James Damore and Diversity in the Tech Industry
It has now been nearly six weeks since the James Damore memo blew the lid off the conversation surrounding diversity in the tech industry. Damore was fired shortly after publishing the 10-page diatribe where he quoted Wikipedia, debunked studies, and individual anecdotes to argue against gender diversity at Google. His memo drew outrage for suggesting, among other things, that women possess “higher anxiety, lower stress tolerance” and that for women, leadership positions “may not be worth it if [they] want a balanced and fulfilling life”. Men, he argued, want leadership roles and should have them, and so the industry should focus on endorsing part-time, low-stress work for women to keep them in the industry as well.
Damore was fired from his position at Google for the release of this memo, and his document drew wide condemnation from Google’s leadership, and across the tech field. While Damore is one man in albeit, one very high profile company, the controversy at Google is important in the context of not only the dialogue about diversity and inclusion in tech, an industry that has historically been dominated by young, white men, but the national discourse about diversity and inclusion, as it relates to both gender and race.
Six weeks on, James Damore plays an active role in ensuring the debate continues, by continuing to speak out in the media against Google’s “echo chamber”, and hiring a top RNC lawyer to manage his forthcoming lawsuit. The debate rages on as to what space there is for speech that advocates for the suppression of minorities, as just last week, the alt-right friendly site Gab, known for housing white supremacists, sued Google, citing Google’s culture of political correctness and censorship practices, in addition to its anti-competitiveness.
Like many categorized as part of the Conservative alt-right, Damore has been championed by the right as an embattled free speech warrior, unjustly persecuted by the liberal tech giant, a martyr in the right’s ongoing war against PC-culture. Meanwhile, Trump waffled in condemning the white supremacists of Charlottesville, while Sessions and the DOJ began to mount a case against affirmative action in universities. The arguments Conservatives make regarding race and affirmative action in schools mirror those that Damore makes in arguing that there is not enough space for white men in tech, due to reverse discrimination in the name of diversity and inclusion.
In reality, the statistics prove, unsurprisingly, that there is plenty of space for white men. Google, which has pursued an aggressive tack in promoting diversity and inclusion, still remains dominated by white men, despite investing hundreds of millions of dollars in the last several years to promote diversity and inclusion. The company’s 2017 diversity and inclusion data shows that the workforce is 69% male and 56% white. Google is only 2% Black and 4% Hispanic. Their most recent 2016 EEO filing reports a senior management team of 31 individuals includes 20 white men, 6 Asian men, 1 black man, and 4 white women. 65% of the Google leadership team looks like Damore – they are white men. While Google is being sued by Gab, in part, because of its PC-culture on one end of the spectrum, on the other, it is simultaneously being slapped with a class action lawsuit for its gender pay gap.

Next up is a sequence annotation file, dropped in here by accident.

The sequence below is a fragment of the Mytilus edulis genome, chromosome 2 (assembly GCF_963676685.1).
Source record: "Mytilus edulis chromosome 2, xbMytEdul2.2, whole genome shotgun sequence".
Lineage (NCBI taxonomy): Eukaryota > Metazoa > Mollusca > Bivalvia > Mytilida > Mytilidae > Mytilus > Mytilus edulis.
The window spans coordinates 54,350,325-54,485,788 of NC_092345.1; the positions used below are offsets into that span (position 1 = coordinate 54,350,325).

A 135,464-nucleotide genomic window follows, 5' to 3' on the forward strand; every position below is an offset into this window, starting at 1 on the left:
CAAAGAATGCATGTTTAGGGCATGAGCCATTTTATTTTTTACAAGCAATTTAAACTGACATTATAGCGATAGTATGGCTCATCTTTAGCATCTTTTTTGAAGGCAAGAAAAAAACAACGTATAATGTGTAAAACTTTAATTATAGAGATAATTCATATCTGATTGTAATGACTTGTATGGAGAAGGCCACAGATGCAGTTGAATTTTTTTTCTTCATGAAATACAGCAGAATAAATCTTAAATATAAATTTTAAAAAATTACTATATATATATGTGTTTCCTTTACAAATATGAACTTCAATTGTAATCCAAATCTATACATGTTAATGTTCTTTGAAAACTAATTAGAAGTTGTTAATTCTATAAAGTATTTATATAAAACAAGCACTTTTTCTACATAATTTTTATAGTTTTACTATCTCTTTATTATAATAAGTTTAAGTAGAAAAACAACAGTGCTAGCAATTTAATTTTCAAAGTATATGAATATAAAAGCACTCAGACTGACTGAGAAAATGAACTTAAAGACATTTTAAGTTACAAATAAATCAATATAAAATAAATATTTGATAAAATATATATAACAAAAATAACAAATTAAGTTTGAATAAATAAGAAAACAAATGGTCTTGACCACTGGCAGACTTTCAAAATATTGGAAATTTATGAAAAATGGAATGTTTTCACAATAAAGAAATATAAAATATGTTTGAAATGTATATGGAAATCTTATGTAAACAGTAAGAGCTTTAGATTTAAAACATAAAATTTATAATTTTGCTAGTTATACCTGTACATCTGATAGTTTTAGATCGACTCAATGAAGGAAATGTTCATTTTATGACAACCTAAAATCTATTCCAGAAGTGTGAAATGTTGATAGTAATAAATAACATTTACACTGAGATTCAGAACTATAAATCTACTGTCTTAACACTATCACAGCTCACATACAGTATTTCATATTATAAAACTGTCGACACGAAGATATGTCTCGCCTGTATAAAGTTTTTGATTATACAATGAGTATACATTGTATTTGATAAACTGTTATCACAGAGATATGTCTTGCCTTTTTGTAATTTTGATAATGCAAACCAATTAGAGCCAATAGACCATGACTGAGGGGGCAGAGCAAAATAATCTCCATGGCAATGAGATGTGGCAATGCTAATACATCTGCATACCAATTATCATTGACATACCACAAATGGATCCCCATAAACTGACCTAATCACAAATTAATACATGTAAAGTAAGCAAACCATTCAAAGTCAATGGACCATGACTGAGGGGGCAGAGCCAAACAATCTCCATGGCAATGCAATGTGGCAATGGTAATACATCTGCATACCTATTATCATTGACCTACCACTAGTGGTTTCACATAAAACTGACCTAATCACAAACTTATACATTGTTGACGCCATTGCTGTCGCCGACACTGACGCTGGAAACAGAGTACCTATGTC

Here, an interesting dichotomy emerges. Silicon Valley has traditionally been viewed as highly liberal. Whether it is Facebook co-founder Dustin Moskovitz stumping for Hillary, or 100% of Twitter’s employees donating to liberal candidates, tech stereotypically skews to the left. The tech industry often does invest, promote, and publically align itself with a liberal-leaning ethos with a strong focus on inclusivity, diversity, inclusion, and belonging. Its leadership supports liberal candidates and activist groups such as BLM, yet the reality on the ground begs the question of whether this ethos lies only skin deep.
Despite verbal commitments to diversity and inclusion, tech remains a difficult field for women and racial minorities, with proportionately few reaching leadership positions in the industry. The left-leaning bias does not seem to extend to a commitment to social justice issues, nor, often, to exemplifying the diversity it espouses.
There is also the question of how left the tech industry really is, despite tech leaders’ public facing liberalism. For instance, when Paypal founder Peter Thiel made a major donation to the Trump campaign, there were cries across social media to boycott Paypal. However, Thiel did not face any meaningful ostracism from the industry. After his firing, James Damore took to Reddit. In an AMA subreddit, Damore and other alleged Google employees wrote that the majority of their peer group at Google supported the claims of the memo.
The diversity problem in tech is acute, and despite recent efforts by some of the major companies to increase transparency and accountability around diversity, the industry is still lagging behind. The Damore memo, although specific to Google, and the tech industry, in many ways, serves as a microcosm for the dialogue around these issues nationally.
The political climate has elevated alt-right narratives about diversity and inclusion. It has placed organizations like Google in a position where their company ethos is tested, and their commitment to and ability to create a workplace that is both open and diverse is challenged. Even recent efforts to have an open forum discussion about the memo itself at Google were thwarted when alt-right activist Milo Yiannopoulos doxed eight employees, causing Google CEO Sundar Pichai to cancel the meeting due to safety concerns.
As the controversy with James Damore and Google continues to play out in the media, Silicon Valley’s tech giants will no doubt be carefully examining how they define their ethical boundaries and their role in this national debate.